The Square Kilometre Array mega science project has ambitious celestial aims: looking deeper than ever before into time and space to help answer our questions about the early history of the universe. However, the new connections it is creating on the ground are also proving an extremely important aspect of the project, as its Shared Sky exhibition clearly demonstrates.
While separated by a vast ocean, the Yamaji people of Western Australia and the people of San descent in South Africa have much in common: they share the same latitude and view of the southern sky, they have a similar history of cultural dispossession following colonisation, and both have recently marked the arrival in their quiet, ancestral landscapes of some very modern and sophisticated technology.
Their traditional lands in the Murchison region of Western Australia and the Karoo region in South Africa’s Eastern Cape are the chosen sites for the $2 billion international Square Kilometre Array (SKA) project. Different types of telescope infrastructure are being hosted at each site, combining to create the world’s largest and most sensitive radio telescope, capable of capturing unprecedented levels of information from some of the farthest reaches of the universe.
While it is their remoteness, sparseness and lack of radio activity that lends these sites their scientific attraction – they are, literally, some of the quietest places on earth – the celestial knowledge of their first inhabitants is also exciting the scientists working on the SKA, as are the possibilities the project offers for reconciliation.
“We have learnt an enormous amount from each other, and I think we are showing how science can drive activities that work towards reconciliation in interesting ways,” explains Professor Steven Tingay, Curtin’s Professor of Radio Astronomy and co-director of the International Centre for Radio Astronomy Research (ICRAR).
Tingay, like others involved in the project, was in awe of the flat, ancient, pristine land on which the Australian SKA radio telescope and its precursor infrastructure was intended to be sited and was keen to learn more about its history. In 2009, discussions between astronomers, astrophysicists and local indigenous artists started to open some interesting doors.
“We got together with a group of indigenous artists from around the region who had already been painting their stories about the night sky and visited Boolardy station where the Australian SKA site is located,” he elaborates. “They walked their land with us and shared their perspectives on the night sky. In return, we showed them new views of the sky through binoculars and telescopes and talked about the proposed SKA project and what we hoped to achieve.
“These were eye-opening discussions for us as scientists. An important reference point for many Aboriginal people is the huge Emu in the sky, which is made up not of bright stars, but of dark patches running along the centre of the Milky Way galaxy. Astronomy’s study of black holes, dark energy and matter is relatively new, but we realised that Aboriginal people had been relating to the dark spaces in the sky for a very long time. It was incredibly inspiring.”
The artworks resulting from these initial interactions, exploring both traditional and telescopic views of the sky, formed the exhibition Ilgarijri – things belonging to the sky, which was shown at Curtin before touring internationally.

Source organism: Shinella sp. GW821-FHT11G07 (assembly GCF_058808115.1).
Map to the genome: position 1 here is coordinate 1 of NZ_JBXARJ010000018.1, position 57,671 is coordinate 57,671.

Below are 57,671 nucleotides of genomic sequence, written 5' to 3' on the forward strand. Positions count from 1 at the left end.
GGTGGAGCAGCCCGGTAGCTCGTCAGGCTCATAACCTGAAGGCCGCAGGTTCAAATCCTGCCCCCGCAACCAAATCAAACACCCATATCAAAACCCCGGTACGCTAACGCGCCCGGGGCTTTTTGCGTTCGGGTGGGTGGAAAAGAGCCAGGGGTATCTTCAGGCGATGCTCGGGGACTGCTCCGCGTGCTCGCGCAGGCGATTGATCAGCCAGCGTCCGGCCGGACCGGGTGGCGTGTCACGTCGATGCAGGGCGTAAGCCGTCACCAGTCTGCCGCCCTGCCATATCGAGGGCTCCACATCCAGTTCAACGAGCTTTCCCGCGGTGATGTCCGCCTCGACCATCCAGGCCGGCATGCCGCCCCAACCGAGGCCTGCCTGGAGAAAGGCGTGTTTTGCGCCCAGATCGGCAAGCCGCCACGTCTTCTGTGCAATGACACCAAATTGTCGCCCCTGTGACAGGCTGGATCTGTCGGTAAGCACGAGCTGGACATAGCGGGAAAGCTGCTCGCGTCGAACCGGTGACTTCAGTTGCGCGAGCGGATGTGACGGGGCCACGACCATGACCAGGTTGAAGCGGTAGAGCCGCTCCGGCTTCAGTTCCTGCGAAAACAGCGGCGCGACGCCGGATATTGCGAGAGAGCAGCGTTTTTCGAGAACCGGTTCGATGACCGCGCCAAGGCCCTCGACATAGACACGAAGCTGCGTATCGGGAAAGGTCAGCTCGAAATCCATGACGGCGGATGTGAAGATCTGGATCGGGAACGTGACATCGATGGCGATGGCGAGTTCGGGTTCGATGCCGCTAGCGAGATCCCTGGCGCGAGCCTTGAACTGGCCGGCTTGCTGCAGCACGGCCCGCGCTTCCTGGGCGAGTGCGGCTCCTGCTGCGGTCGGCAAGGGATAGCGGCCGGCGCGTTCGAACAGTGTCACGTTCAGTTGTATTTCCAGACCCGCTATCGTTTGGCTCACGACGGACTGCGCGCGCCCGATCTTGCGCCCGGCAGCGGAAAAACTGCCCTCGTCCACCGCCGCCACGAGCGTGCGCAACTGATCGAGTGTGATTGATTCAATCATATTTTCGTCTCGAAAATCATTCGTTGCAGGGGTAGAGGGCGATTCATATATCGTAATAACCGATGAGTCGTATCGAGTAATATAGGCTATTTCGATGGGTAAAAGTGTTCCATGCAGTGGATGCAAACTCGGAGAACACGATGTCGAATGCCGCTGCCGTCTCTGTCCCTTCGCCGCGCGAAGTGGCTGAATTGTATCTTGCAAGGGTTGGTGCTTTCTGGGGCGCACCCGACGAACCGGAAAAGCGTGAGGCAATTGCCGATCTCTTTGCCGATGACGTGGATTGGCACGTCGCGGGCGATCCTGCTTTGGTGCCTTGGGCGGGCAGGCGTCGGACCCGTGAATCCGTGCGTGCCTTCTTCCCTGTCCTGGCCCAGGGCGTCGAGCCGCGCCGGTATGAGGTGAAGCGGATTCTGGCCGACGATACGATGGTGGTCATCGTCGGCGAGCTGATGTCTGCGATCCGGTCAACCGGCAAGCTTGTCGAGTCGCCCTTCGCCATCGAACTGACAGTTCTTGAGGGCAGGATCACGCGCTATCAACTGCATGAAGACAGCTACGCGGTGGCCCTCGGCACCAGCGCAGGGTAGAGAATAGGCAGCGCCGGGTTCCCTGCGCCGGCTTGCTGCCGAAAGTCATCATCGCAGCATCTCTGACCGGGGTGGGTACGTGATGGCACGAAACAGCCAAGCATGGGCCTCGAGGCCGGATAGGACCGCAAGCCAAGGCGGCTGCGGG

When it was announced in 2012 that the SKA project would be split between Australia and South Africa, extending the art project to the Karoo region was seen as an ideal way for the SKA to build connections across countries as well as cultures.
While the Western Australian indigenous artists continued to explore their relationship to the sky through paintings, collages, sculptural installations and emu egg carvings, artists of San descent worked collaboratively at the Bethesda Art Centre, on the edge of the Karoo, to produce large embroidered quilts inspired by the celestial creation myths of their ancestors. Fortunately, these ancient stories were meticulously recorded prior to the extinction of their language in the late 19th century.
These works have now been brought together in the Shared Sky exhibition, curated by the John Curtin Gallery’s director, Chris Malcolm. Excitingly, two of the San descent artists travelled to Perth for the exhibition opening at Curtin, along with the Bethesda Art Centre’s founder, and all three spent time in the Murchison region with the Yamaji artists, furthering opportunities for collaboration and exchange.
“Shared Sky is all about learning from one another, respecting and celebrating the ancient cultural wisdom the artists are connected to, alongside the new knowledge and vision of the SKA,” Malcolm explains of the exhibition, which sees the distinctly different (though equally rich and colourful) artworks from both countries linked by spectacular time-lapse images of the night sky, as tracked by the SKA astronomers.
“It reflects the internationally collaborative spirit at the heart of the SKA and reinforces its potential for respect, healing and reconciliation. Both of these communities have had their connections to their land, their languages and their cultural identity seriously disrupted. This project provides an opportunity for reconnection with the richness of their pasts in the context of their lives today.”
In 2015, the exhibition will start its global tour in Cape Town, South Africa before travelling to more than 10 SKA partner nations across five continents, encouraging many more people to reflect on the important links between art, culture and science.